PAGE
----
I’m once again teaching the comparative politics of Asia. When I first arrived at my current university, the course in question was limited to East Asia — China, Japan, and the Koreas. I had to strip out past content on South and Southeast Asia. I recently managed to persuade the powers-that-be that ignoring one-fifth of the world’s population was not a good idea, and the content on India, Pakistan, Indonesia, etc., is back in. Consequently, I’m reviewing old lecture notes and visual aids.
My immediate mental reaction to the change was “how can I possibly jam even more material into a single fourteen week semester? How can I fit in everything that is essential to this subject?” I noticed that I was falling into the trap of assuming that I had to “cover” “everything” to do a good job, when even the undergraduates who eventually become academics remember very little of what they encounter in college.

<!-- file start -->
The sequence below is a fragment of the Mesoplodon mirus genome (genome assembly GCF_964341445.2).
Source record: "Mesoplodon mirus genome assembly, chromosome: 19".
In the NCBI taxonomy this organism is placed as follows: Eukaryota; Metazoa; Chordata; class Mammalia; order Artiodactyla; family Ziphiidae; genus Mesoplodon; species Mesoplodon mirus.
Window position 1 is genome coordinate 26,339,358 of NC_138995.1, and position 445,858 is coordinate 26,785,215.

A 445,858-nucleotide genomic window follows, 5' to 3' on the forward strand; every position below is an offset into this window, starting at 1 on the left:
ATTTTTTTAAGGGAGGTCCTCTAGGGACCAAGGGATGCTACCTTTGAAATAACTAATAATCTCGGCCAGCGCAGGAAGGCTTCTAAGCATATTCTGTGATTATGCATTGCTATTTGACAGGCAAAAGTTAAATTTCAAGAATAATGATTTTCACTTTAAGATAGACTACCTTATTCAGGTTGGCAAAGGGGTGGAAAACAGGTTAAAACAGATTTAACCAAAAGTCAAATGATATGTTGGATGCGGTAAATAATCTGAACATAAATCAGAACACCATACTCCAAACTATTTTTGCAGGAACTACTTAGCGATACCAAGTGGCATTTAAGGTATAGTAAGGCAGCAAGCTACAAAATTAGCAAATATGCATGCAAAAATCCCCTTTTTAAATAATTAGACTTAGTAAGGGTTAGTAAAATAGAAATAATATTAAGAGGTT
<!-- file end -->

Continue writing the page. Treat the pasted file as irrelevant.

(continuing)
I think this reaction is something that gets inculcated in us by our professors, and we unconsciously pass it on to the next generation of students when we teach. We learn to define doing well — whether as a student or a professor — as being able to call forth a plethora of minute details.
So as I look through my lecture notes, I have to constantly remind myself to focus on what not to teach rather than what (in a perfect world) I could teach. I ask myself “will students’ lives twenty years from now be irrevocably changed for the worse if they don’t remember this?” If the answer is “no,” then it becomes much easier to delete it from the list of things that I think I must cover.